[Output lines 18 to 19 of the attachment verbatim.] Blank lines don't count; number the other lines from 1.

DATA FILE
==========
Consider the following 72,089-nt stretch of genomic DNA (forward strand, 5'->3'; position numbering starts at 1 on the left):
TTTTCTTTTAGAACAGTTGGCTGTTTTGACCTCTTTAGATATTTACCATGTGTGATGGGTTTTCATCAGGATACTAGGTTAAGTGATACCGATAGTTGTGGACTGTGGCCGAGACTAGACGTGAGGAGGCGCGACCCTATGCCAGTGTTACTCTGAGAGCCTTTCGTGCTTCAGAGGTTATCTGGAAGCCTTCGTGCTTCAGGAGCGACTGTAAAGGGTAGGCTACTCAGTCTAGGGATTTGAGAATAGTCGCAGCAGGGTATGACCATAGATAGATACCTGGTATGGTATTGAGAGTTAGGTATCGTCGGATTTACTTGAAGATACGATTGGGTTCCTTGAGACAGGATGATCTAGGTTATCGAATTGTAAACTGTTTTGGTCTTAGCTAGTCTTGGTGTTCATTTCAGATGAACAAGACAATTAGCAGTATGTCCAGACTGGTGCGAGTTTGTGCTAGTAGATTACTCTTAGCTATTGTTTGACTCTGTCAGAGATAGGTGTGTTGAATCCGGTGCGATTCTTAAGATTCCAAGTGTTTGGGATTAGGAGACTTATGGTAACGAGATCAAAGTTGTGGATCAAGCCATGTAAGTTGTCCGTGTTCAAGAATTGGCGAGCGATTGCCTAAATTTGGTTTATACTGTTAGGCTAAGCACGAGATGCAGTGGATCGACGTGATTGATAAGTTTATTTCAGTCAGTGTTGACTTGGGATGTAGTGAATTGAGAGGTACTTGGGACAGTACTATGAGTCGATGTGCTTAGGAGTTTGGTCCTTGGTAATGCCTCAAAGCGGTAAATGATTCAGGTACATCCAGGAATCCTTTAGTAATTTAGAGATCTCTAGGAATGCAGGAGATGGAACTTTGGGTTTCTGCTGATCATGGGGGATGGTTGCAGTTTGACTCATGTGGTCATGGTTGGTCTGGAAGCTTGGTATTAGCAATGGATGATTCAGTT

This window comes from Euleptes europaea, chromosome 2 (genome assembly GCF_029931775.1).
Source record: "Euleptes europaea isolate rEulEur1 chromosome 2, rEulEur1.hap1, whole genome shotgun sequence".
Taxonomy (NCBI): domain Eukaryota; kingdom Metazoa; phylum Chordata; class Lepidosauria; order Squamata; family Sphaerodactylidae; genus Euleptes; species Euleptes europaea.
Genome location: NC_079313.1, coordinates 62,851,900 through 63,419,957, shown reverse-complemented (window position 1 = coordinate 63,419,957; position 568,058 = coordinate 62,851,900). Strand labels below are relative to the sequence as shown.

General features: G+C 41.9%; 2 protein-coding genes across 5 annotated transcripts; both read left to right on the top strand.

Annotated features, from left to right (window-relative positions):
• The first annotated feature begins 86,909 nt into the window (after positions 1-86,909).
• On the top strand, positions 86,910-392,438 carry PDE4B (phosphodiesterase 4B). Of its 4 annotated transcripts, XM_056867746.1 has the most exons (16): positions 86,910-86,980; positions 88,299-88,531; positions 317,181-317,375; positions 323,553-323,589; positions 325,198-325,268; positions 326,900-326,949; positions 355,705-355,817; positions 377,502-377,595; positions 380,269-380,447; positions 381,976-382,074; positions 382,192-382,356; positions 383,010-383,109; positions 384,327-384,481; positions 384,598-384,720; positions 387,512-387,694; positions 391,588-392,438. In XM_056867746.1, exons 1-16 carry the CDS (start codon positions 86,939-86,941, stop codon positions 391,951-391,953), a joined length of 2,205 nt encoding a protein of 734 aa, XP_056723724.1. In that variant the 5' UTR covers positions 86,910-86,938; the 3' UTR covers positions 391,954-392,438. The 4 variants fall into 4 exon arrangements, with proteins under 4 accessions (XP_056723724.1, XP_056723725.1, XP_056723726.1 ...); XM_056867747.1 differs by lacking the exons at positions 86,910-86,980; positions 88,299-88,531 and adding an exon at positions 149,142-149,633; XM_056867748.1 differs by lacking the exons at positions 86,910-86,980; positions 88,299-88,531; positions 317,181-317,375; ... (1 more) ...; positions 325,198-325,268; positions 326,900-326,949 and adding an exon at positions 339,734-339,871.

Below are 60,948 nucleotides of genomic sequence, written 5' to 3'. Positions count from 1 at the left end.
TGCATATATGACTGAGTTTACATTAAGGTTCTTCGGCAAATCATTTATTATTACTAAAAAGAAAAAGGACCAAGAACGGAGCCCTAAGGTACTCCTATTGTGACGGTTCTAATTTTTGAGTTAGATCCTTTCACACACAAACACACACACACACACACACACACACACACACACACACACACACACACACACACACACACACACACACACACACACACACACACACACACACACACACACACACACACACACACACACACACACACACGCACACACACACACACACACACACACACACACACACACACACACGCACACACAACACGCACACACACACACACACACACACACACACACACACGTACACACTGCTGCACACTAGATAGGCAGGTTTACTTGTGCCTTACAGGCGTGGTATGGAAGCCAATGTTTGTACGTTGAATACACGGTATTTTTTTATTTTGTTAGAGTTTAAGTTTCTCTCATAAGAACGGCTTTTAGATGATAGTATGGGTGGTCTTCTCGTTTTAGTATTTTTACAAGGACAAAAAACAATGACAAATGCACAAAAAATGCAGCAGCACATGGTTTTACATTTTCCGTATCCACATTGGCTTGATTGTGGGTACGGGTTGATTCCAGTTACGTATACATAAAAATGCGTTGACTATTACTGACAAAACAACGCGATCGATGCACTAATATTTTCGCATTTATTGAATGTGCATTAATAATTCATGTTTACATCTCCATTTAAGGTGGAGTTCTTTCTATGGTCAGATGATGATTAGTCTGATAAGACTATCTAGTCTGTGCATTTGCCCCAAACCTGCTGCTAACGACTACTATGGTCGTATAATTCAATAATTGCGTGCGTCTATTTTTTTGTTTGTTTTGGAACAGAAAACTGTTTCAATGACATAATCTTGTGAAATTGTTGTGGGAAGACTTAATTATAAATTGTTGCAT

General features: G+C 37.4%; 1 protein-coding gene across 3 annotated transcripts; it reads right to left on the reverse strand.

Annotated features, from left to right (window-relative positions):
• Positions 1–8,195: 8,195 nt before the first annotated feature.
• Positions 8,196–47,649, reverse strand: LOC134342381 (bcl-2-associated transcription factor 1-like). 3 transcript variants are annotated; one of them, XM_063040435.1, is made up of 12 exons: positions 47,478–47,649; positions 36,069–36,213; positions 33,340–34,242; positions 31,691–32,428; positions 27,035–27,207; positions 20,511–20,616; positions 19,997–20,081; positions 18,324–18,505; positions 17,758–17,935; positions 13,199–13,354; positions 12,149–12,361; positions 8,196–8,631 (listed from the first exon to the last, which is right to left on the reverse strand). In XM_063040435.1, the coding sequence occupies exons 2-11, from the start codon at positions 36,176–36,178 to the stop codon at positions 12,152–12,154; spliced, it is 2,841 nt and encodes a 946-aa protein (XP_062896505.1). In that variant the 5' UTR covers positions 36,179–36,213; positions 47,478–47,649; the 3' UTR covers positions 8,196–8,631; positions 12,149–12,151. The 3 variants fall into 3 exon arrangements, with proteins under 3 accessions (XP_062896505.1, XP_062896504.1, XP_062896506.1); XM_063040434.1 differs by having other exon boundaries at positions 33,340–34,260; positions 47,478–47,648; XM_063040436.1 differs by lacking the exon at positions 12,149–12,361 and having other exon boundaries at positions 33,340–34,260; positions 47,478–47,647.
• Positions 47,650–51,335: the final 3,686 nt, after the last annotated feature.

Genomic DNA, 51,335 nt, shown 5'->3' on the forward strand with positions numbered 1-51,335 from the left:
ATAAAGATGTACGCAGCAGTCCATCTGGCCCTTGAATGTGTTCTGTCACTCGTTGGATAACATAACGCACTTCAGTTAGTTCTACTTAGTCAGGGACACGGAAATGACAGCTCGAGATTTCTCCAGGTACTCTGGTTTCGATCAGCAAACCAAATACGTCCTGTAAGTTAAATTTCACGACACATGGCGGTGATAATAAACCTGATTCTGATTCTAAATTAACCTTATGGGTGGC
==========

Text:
Genomic DNA, 51,335 nt, shown 5'->3' on the forward strand with positions numbered 1-51,335 from the left:
ATAAAGATGTACGCAGCAGTCCATCTGGCCCTTGAATGTGTTCTGTCACTCGTTGGATAACATAACGCACTTCAGTTAGTTCTACTTAGTCAGGGACACGGAAATGACAGCTCGAGATTTCTCCAGGTACTCTGGTTTCGATCAGCAAACCAAATACGTCCTGTAAGTTAAATTTCACGACACATGGCGGTGATAATAAACCTGATTCTGATTCTAAATTAACCTTATGGGTGGC